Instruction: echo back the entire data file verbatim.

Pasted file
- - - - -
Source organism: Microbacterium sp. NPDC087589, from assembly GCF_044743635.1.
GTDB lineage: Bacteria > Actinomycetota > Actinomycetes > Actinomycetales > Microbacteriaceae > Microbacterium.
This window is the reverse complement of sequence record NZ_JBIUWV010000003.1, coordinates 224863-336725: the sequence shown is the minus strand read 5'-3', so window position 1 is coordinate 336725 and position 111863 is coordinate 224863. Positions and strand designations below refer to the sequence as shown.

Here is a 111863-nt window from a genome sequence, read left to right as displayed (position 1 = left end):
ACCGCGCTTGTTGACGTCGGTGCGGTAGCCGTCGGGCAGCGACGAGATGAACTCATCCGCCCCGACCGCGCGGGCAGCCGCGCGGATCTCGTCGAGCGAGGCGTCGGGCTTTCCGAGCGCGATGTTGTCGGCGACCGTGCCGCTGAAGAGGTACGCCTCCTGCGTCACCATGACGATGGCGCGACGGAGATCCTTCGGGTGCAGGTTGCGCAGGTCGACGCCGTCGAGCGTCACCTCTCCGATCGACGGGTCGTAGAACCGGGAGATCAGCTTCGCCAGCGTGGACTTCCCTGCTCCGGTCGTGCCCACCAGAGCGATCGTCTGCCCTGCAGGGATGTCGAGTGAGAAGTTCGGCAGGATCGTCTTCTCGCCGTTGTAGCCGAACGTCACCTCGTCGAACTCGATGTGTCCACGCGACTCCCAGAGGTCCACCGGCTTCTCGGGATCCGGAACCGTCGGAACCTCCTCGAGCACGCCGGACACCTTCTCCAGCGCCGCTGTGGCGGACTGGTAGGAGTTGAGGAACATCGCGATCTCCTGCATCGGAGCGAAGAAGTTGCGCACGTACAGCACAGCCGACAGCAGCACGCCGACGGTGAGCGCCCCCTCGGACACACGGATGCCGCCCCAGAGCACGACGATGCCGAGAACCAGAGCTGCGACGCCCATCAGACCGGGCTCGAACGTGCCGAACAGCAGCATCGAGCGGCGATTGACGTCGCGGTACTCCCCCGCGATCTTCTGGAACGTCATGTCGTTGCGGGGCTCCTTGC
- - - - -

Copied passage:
Source organism: Microbacterium sp. NPDC087589, from assembly GCF_044743635.1.
GTDB lineage: Bacteria > Actinomycetota > Actinomycetes > Actinomycetales > Microbacteriaceae > Microbacterium.
This window is the reverse complement of sequence record NZ_JBIUWV010000003.1, coordinates 224863-336725: the sequence shown is the minus strand read 5'-3', so window position 1 is coordinate 336725 and position 111863 is coordinate 224863. Positions and strand designations below refer to the sequence as shown.

Here is a 111863-nt window from a genome sequence, read left to right as displayed (position 1 = left end):
ACCGCGCTTGTTGACGTCGGTGCGGTAGCCGTCGGGCAGCGACGAGATGAACTCATCCGCCCCGACCGCGCGGGCAGCCGCGCGGATCTCGTCGAGCGAGGCGTCGGGCTTTCCGAGCGCGATGTTGTCGGCGACCGTGCCGCTGAAGAGGTACGCCTCCTGCGTCACCATGACGATGGCGCGACGGAGATCCTTCGGGTGCAGGTTGCGCAGGTCGACGCCGTCGAGCGTCACCTCTCCGATCGACGGGTCGTAGAACCGGGAGATCAGCTTCGCCAGCGTGGACTTCCCTGCTCCGGTCGTGCCCACCAGAGCGATCGTCTGCCCTGCAGGGATGTCGAGTGAGAAGTTCGGCAGGATCGTCTTCTCGCCGTTGTAGCCGAACGTCACCTCGTCGAACTCGATGTGTCCACGCGACTCCCAGAGGTCCACCGGCTTCTCGGGATCCGGAACCGTCGGAACCTCCTCGAGCACGCCGGACACCTTCTCCAGCGCCGCTGTGGCGGACTGGTAGGAGTTGAGGAACATCGCGATCTCCTGCATCGGAGCGAAGAAGTTGCGCACGTACAGCACAGCCGACAGCAGCACGCCGACGGTGAGCGCCCCCTCGGACACACGGATGCCGCCCCAGAGCACGACGATGCCGAGAACCAGAGCTGCGACGCCCATCAGACCGGGCTCGAACGTGCCGAACAGCAGCATCGAGCGGCGATTGACGTCGCGGTACTCCCCCGCGATCTTCTGGAACGTCATGTCGTTGCGGGGCTCCTTGC